Hormonal dysfunction is frequent in cancer survivors treated with radiotherapy to the head and neck region
Cancer treatment may lead to hormonal dysfunction. Therefore, we assessed the prevalence of dysfunction in four hormonal axes among long-term cancer survivors who received radiotherapy to the head and neck region and analyzed associations between hormonal status and clinical variables.
We included 140 cancer survivors who received radiotherapy to the head and neck region, either locally or through total body irradiation after a diagnosis of lymphoma, plasmacytoma/multiple myeloma, or carcinoma of the epipharynx. Radiation doses to the pituitary gland and thyroid gland were estimated, and blood samples were collected to analyze hormonal levels.
At a median of 16 years after their cancer diagnosis, 46 % of cancer survivors showed dysfunction in one hormonal axis, 24 % had dysfunction in two axes, and 3 % had dysfunction in three axes. Twenty cancer survivors (14 %) had hormone levels consistent with pituitary dysfunction. Cancer survivors who had received an estimated 30 Gray (Gy) or more to the pituitary gland had an increased risk for pituitary dysfunction in one of the hormonal axes (odds ratio [OR] 3.16, confidence interval [CI] 1.02–9.87, p = 0.047) and for growth hormone dysfunction alone (OR 2.96, CI 1.02–8.55, p = 0.045).
Abnormal hormone values are frequent after radiotherapy to the head and neck region.
Implications for Cancer Survivors
Screening for hormonal dysfunction during follow-up might be indicated.
KeywordsHormonal dysfunction Radiotherapy Cancer Late effects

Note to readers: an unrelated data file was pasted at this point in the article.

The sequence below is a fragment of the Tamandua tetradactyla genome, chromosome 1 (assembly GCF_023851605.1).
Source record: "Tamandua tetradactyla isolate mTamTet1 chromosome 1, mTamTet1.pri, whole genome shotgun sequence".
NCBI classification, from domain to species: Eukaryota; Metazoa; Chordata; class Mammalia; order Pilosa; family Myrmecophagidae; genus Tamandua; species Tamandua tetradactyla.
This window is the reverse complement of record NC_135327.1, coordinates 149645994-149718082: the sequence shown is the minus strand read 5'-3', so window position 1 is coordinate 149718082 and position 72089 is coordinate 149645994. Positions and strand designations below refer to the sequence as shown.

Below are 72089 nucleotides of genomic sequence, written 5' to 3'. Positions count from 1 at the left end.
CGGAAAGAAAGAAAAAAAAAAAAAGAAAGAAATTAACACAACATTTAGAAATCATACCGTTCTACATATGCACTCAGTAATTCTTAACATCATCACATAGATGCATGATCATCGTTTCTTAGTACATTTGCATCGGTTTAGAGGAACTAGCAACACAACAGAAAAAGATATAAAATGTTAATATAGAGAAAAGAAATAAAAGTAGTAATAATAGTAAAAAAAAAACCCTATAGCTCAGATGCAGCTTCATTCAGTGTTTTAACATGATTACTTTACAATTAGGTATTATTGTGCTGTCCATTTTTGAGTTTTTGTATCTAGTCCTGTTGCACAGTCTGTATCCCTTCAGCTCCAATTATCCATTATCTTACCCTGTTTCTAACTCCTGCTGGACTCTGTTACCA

We would like to thank the cancer survivors who participated in the survey. We would also like to thank Jan F. Evensen, Division of Surgery and Cancer Medicine, OUS, for help with provision of study patients; Are H. Pripp, Unit of Biostatistics and Epidemiology, OUS, for help with data analysis; Karsten Eilertsen, Department of Physics, Division of Surgery and Cancer Medicine, OUS, for help with the estimation of radiation doses; Olav I. Håskjold, Department of Radiology and Nuclear Medicine, OUS, for help with creating a template for the average position of the thyroid gland on X-ray images; and Kirsten A. Larsen, National Advisory Unit on Late Effects after Cancer Treatment, OUS, for practical assistance. This project has been financed with the aid of the Norwegian Cancer Society.
All procedures followed were in accordance with the ethical standards of the responsible committee on human experimentation (institutional and national) and with the Helsinki Declaration of 1975, as revised in 2000 (5). Informed consent was obtained from all patients included in this study.
Conflict of interest
The authors declare that they have no conflict of interest.
- 14.Darzy KH, Shalet SM. Hypopituitarism following radiotherapy revisited. In: Wallace WBN, Kelnar CJH, editors. Endocrinopathy after childhood cancer treatment. Endocr Dev Basel, Karger. 2009;15:1-24.Google Scholar
- 28.Ho KK. Consensus guidelines for the diagnosis and treatment of adults with GH deficiency II: a statement of the GH Research Society in association with the European Society for Pediatric Endocrinology, Lawson Wilkins Society, European Society of Endocrinology, Japan Endocrine Society, and Endocrine Society of Australia. Eur J Endocrinol. 2007;157(6):695–700.CrossRefPubMedGoogle Scholar
- 30.Bhatti P, Veiga LH, Ronckers CM, Sigurdson AJ, Stovall M, Smith SA, et al. Risk of second primary thyroid cancer after radiotherapy for a childhood cancer in a large cohort study: an update from the childhood cancer survivor study. Radiat Res. 2010;174(6):741–52.PubMedCentralCrossRefPubMedGoogle Scholar